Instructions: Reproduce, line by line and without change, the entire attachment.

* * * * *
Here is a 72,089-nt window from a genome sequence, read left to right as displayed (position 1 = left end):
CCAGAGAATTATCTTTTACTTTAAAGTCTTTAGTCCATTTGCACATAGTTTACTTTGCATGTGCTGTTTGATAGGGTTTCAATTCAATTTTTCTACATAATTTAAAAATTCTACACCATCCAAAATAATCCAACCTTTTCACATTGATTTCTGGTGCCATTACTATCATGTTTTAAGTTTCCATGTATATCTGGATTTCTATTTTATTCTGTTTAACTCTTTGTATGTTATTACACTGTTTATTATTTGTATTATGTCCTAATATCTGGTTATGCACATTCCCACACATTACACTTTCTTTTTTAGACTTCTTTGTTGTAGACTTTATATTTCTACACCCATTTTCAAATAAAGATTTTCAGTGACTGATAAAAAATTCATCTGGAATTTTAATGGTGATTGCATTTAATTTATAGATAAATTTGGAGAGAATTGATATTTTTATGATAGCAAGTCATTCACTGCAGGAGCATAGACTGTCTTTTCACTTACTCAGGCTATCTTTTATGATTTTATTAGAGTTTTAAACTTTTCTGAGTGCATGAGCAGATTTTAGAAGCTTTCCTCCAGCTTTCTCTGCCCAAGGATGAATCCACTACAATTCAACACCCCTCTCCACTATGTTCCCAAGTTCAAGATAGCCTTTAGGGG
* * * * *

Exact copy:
Here is a 72,089-nt window from a genome sequence, read left to right as displayed (position 1 = left end):
CCAGAGAATTATCTTTTACTTTAAAGTCTTTAGTCCATTTGCACATAGTTTACTTTGCATGTGCTGTTTGATAGGGTTTCAATTCAATTTTTCTACATAATTTAAAAATTCTACACCATCCAAAATAATCCAACCTTTTCACATTGATTTCTGGTGCCATTACTATCATGTTTTAAGTTTCCATGTATATCTGGATTTCTATTTTATTCTGTTTAACTCTTTGTATGTTATTACACTGTTTATTATTTGTATTATGTCCTAATATCTGGTTATGCACATTCCCACACATTACACTTTCTTTTTTAGACTTCTTTGTTGTAGACTTTATATTTCTACACCCATTTTCAAATAAAGATTTTCAGTGACTGATAAAAAATTCATCTGGAATTTTAATGGTGATTGCATTTAATTTATAGATAAATTTGGAGAGAATTGATATTTTTATGATAGCAAGTCATTCACTGCAGGAGCATAGACTGTCTTTTCACTTACTCAGGCTATCTTTTATGATTTTATTAGAGTTTTAAACTTTTCTGAGTGCATGAGCAGATTTTAGAAGCTTTCCTCCAGCTTTCTCTGCCCAAGGATGAATCCACTACAATTCAACACCCCTCTCCACTATGTTCCCAAGTTCAAGATAGCCTTTAGGGG